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Mockingjay by Suzanne Collins

01st September 2010

I won’t spend a lot of time reviewing a book that has been reviewed thousands of times already.  But here are a few thoughts:

  • I’m sad that this series is done.  Start to finish, I absolutely loved it.  I even held onto this book for a day before I started reading it–how silly is that?  But part of me didn’t want to start it, because I didn’t want it to be done.
  • This final book felt more rushed to me than the previous two.  Collins did a lot of filling in the gaps, especially in the first half of the book.  While it was all necessary information, the book had fewer action sequences, less suspense and more history.
  • Collins still managed to surprise me at the end.
  • I think Katniss ended up with the wrong guy.
  • I love Katniss’ character–she’s strong, she’s smart, she thinks through her actions, she accepts the consequences for her actions, she loves her family, she fights for what’s important.
  • And overall?  One of my favorite series ever.

This was one of the best history books I’ve ever read.  I learned so much about a time period that is often reduced by history textbooks to a summary of The New Deal and the beginning of WWII.  American History classes should use this book!  Egan interviewed people who lived through the Dust Bowl, and combined their stories with historical records to recount 40 years of history on the American Plains.

Did you know that during the great dust storms, the skies would rain mud?

Did you know that babies, children and even adults died from lung diseases brought on by dust?

Did you know that the dust storms blew dirt from the plains all the way to Washington DC and out into the Atlantic?

Did you know that the dust storms could have been prevented?

Ernest Shackleton’s quest to cross Antarctica could not be completed by the Endurance crew alone.  The Ross Sea party, led by Captain Mackintosh, were tasked with depositing supplies for Shackleton to pick up on the other side of the South Pole.  Without these supply depots, Shackleton and his men would starve to death half-way through their journey.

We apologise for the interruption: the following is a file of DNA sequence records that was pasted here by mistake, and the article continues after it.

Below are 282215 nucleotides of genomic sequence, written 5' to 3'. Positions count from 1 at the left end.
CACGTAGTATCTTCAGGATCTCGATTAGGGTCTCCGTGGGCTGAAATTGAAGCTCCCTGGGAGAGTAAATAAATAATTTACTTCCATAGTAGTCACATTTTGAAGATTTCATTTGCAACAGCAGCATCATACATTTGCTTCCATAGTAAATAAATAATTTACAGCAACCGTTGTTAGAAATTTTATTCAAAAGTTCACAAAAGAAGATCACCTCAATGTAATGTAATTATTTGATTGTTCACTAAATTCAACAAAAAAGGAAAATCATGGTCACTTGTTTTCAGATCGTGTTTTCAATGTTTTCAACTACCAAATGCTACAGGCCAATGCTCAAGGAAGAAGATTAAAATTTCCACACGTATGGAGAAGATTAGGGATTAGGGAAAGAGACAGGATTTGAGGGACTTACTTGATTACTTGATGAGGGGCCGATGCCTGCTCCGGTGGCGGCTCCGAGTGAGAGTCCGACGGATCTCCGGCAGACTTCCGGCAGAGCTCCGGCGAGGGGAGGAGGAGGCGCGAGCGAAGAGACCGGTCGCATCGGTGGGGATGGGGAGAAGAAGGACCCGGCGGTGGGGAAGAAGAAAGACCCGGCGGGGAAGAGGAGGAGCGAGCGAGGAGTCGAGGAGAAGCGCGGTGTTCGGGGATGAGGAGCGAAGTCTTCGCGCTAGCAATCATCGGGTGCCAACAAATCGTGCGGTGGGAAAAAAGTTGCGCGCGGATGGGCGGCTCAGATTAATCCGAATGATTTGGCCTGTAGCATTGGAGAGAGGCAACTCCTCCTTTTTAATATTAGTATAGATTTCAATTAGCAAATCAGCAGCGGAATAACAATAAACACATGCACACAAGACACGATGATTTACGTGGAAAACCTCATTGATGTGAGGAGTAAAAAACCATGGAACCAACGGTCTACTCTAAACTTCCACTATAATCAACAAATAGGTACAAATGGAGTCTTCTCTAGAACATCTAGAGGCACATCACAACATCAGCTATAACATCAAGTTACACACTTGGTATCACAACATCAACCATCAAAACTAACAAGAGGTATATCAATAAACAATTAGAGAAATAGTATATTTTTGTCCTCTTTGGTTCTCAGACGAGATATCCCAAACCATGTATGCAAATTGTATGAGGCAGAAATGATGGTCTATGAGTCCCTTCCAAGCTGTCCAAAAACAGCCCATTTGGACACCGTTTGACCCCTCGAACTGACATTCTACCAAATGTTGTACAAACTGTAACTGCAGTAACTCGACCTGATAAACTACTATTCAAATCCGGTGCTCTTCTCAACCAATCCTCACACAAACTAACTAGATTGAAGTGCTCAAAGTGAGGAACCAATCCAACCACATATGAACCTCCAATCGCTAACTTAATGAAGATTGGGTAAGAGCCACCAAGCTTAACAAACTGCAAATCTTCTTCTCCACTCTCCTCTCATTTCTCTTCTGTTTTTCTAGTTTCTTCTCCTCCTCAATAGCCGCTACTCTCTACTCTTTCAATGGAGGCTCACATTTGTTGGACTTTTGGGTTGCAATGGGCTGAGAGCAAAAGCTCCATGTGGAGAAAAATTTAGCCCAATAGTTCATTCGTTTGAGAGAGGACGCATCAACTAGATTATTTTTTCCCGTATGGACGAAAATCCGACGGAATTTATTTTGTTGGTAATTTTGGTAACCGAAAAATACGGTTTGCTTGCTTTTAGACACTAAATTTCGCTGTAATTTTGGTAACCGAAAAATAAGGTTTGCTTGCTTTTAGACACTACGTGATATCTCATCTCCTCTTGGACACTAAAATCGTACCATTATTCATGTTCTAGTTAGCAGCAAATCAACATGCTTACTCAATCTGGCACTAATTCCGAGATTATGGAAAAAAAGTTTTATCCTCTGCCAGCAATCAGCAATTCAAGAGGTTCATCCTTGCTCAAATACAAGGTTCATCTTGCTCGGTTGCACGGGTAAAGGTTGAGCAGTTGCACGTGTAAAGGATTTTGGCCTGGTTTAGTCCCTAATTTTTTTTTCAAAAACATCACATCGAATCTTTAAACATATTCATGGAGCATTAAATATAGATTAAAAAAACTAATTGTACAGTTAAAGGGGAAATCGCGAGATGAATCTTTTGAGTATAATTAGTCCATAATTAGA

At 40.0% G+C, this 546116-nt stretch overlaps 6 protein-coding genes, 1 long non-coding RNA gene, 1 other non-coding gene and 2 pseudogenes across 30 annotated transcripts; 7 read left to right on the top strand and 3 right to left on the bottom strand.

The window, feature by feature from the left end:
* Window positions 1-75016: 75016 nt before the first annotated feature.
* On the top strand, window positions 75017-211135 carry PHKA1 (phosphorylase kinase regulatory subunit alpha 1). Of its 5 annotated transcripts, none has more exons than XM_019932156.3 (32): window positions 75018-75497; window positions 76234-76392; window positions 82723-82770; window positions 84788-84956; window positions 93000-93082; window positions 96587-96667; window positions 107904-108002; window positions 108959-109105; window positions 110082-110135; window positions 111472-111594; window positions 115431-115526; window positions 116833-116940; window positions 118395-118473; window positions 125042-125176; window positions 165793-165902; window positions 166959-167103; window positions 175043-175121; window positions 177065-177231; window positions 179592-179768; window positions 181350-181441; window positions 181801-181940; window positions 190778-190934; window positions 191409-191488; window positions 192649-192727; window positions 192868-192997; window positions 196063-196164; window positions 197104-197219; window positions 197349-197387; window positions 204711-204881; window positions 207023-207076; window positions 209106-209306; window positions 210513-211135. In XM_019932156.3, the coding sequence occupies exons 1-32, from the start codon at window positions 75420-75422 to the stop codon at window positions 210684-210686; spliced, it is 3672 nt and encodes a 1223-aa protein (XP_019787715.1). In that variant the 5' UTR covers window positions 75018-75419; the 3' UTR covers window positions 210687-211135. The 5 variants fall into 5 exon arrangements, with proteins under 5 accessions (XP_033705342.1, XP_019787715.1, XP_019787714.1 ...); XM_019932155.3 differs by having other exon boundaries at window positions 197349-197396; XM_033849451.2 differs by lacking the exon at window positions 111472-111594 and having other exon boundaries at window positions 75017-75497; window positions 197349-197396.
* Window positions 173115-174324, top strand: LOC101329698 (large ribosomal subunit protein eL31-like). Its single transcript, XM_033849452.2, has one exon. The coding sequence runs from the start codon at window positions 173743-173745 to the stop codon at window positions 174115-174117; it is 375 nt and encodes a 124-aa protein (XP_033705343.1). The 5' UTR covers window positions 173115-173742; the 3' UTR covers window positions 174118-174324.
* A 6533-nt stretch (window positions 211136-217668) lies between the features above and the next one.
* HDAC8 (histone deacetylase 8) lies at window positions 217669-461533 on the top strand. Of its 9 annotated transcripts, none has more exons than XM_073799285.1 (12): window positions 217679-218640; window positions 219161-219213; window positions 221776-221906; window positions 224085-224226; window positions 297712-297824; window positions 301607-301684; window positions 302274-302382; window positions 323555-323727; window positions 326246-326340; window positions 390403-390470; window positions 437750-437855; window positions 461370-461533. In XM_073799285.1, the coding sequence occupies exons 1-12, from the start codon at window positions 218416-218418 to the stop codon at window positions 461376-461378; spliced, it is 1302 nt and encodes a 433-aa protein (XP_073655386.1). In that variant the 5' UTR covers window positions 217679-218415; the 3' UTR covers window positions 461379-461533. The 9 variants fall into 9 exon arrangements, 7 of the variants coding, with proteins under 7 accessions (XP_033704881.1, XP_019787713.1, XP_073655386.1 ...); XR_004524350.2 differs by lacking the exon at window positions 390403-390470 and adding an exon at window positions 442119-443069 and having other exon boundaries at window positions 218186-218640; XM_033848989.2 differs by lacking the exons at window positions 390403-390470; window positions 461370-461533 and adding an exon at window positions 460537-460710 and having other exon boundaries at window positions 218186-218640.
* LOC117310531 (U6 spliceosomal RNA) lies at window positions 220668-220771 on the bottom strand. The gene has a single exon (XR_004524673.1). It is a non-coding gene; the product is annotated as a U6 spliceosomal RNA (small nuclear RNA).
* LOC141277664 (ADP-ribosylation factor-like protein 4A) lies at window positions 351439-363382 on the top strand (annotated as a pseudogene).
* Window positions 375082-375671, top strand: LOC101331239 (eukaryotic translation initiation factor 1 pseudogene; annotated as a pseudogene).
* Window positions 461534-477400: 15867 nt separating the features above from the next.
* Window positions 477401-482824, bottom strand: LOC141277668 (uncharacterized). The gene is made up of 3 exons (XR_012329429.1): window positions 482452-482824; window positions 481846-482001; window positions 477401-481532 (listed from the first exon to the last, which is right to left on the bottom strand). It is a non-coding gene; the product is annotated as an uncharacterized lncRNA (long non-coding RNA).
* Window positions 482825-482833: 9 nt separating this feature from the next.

While the Endurance and her crew were beset in ice, Mackintosh and his men were facing their own life and death struggle.  They were separated from their ship and supplies and stranded on the Ross Ice Shelf.  Knowing that Shackleton’s life was in their hands, they refused to give up, and at great sacrifice to their own health and lives, managed to deposit all of the supplies that Shackleton would have needed, had he been able to begin his cross-continent journey.

Once again, I am overwhelmed by the strength, devotion and sheer determination that these men showed in the face of such a great challenge.  It’s haunting to think that their supply depots, laid at such great cost, were never used, and remain encased in ice and snow to this very day.

Hannelore was safe at her school in Germany when her mother and brothers received a letter saying that they were to be deported.  Knowing that her family would have a better chance at survival if she were there to care for them, Hannelore voluntarily turned herself in for deportation as well, thus beginning a nightmarish journey through the concentration camps of wartime Europe.  Hillman bravely records her haunting memories in order to ensure that her loved ones will not be forgotten, that the sacrifices of good people will be remembered and that the horror of Nazi Germany will never be repeated.

A few weeks ago, I read and briefly reviewed a fictionalized account of Ernest Shackleton’s expedition: Shackleton’s Stowaway.  That book was phenomenal, and made me curious to learn more.

Lansing’s account of the Shackleton expedition did not disappoint.  I rarely read non-fiction, and even more seldom will I read a non-fiction history book.  Lansing’s book was not a dry history book, but a fascinating, fast-paced account of Shackleton and his men.  I had a hard time putting it down, and now I’m hooked on this amazing story.

Next up, I plan to read Endurance : An Epic of Polar Adventure, by F.A. Worsley, Captain of the Endurance, and Shackleton’s Forgotten Men : The Untold Tragedy of the Endurance Epic, by Lennard Bickel, which tells the story of the men who were tasked with dropping off supplies for Shackleton to use as he traveled across Antarctica.

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